• 20. More Ways to Improve Every Collection Call <ul><li>State exactly what you want, need and expect. </li></ul><ul><li>If necessary, meet face to face with customers to address and resolve serious problems. </li></ul><ul><li>Enforce your cash discount policy. </li></ul><ul><li>Shorten your terms of sale to marginal accounts. </li></ul><ul><li>Require a specific commitment, not a best guess. </li></ul><ul><li>If the customer cannot pay in full, ask for 50 percent down as a good faith payment. </li></ul><ul><li>When a customer is seriously past due, ask them to confirm their commitment to you in writing rather than the other way around. </li></ul>
  • 21. More Ways to Improve Every Collection Call <ul><li>Establish specific goals for each collection call. </li></ul><ul><li>If a debtor offers an ultimatum, tell them you will need time to consider it. </li></ul><ul><li>When a customer makes an offer, make a counter offer. If the debtor even starts to negotiate, you know their position is flexible. </li></ul><ul><li>Understand that A/P managers often receive bonuses based on how long they can delay payment. </li></ul><ul><li>Focus on the customer and the problem at hand. Don’t try to multi task. </li></ul><ul><li>Always ask about the status of the entire past due balance…don’t impose arbitrary cutoffs. </li></ul>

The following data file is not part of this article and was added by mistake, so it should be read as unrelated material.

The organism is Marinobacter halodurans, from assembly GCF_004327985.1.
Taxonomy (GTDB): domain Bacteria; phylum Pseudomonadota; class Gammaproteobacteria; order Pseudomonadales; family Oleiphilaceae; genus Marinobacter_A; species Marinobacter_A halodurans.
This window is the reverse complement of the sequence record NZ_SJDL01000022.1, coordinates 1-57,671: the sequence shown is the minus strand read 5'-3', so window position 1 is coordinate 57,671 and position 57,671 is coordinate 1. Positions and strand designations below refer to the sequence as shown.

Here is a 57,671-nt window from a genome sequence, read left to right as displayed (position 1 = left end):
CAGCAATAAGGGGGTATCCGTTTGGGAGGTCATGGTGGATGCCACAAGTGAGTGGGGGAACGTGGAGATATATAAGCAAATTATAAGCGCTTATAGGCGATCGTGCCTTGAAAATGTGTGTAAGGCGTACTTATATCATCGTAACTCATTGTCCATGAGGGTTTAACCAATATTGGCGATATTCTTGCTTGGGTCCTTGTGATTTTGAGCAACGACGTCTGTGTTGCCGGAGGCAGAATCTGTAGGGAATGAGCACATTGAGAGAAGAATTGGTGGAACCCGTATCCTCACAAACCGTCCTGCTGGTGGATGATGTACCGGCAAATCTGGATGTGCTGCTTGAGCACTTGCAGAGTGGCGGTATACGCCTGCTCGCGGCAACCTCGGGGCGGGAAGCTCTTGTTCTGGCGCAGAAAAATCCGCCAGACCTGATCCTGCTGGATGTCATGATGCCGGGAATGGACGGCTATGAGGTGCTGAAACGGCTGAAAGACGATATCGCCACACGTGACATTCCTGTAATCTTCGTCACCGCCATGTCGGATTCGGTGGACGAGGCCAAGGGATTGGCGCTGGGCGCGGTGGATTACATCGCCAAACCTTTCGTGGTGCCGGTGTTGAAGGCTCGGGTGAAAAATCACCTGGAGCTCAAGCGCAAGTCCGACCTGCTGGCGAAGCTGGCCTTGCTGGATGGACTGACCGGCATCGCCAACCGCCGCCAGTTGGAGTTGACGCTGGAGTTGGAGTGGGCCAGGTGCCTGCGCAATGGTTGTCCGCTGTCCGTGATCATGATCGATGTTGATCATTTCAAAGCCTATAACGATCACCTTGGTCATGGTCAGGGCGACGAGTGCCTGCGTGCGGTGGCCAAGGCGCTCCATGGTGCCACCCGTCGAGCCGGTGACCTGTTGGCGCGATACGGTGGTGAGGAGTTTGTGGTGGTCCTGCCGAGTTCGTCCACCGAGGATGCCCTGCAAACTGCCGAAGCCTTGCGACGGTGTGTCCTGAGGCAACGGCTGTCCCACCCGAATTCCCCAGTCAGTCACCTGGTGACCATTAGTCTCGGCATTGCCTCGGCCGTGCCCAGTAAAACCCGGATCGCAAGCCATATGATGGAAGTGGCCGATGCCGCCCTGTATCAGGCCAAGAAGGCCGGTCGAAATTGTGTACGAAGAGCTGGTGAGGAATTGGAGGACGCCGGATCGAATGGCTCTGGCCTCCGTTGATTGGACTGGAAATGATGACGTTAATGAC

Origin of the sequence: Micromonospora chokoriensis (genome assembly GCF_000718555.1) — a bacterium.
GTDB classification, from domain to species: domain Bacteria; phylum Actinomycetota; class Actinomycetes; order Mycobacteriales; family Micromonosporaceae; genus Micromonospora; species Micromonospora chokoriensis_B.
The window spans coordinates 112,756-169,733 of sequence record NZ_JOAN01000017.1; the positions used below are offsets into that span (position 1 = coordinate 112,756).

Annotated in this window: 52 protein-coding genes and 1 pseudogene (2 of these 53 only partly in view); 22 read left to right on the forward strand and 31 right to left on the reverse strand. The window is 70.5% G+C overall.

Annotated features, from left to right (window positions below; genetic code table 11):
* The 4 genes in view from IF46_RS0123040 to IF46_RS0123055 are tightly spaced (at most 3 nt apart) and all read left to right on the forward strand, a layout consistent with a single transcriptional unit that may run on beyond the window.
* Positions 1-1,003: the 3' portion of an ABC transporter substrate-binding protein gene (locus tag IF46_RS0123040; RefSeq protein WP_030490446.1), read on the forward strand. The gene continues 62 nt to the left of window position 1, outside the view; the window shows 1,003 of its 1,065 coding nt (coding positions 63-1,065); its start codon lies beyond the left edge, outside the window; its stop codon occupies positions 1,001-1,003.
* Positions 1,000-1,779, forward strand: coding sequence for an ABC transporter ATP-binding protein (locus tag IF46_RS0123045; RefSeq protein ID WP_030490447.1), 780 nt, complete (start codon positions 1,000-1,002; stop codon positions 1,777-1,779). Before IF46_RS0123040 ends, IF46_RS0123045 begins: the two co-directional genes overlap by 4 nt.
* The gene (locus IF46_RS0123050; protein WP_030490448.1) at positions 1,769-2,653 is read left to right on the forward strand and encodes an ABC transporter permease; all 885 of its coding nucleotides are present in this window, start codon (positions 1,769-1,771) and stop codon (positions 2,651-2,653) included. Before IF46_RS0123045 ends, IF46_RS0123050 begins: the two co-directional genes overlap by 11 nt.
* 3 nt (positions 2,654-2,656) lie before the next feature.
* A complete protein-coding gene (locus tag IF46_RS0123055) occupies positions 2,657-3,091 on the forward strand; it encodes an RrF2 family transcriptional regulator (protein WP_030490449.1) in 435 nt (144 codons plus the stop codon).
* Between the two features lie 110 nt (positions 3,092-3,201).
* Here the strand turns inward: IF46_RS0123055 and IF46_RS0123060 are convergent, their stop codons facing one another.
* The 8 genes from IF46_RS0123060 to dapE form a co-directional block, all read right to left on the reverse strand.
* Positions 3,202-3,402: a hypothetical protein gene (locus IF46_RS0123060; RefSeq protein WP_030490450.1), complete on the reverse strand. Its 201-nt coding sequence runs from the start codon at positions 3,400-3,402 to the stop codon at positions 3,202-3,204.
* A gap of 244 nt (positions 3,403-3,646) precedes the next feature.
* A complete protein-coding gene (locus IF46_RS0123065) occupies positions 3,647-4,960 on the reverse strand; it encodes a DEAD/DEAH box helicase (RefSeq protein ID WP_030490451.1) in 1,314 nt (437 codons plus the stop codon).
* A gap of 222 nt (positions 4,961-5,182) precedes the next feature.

• 22. More Ways to Improve Every Collection Call <ul><li>Become progressively more assertive with each collection call you make. </li></ul><ul><li>C all as soon as possible once invoices become past due. </li></ul><ul><li>Call as often as necessary to get a commitment for payment. </li></ul><ul><li>Ask to speak to a specific person rather than to a department. </li></ul><ul><li>Don’t accept the idea that a customer can force you to agree to continue to extend credit to them as a condition for paying their past due balance. </li></ul><ul><li>Assume your customer needs your company’s products as much as you need their business. </li></ul>
  • 23. Free White Papers <ul><li>Essays on the following subjects are available to attendees free of charge: </li></ul><ul><ul><li>Credit Insurance </li></ul></ul><ul><ul><li>Financial Ratios for the Credit Function </li></ul></ul><ul><ul><li>Export Credit Management </li></ul></ul><ul><ul><li>How to Handle and Dispute Bankruptcy Preferences </li></ul></ul><ul><ul><li>How to Measure Credit Department Performance </li></ul></ul><ul><li>To request any or all of these papers, please contact me by email at: mcdennis@coveringcredit.com </li></ul>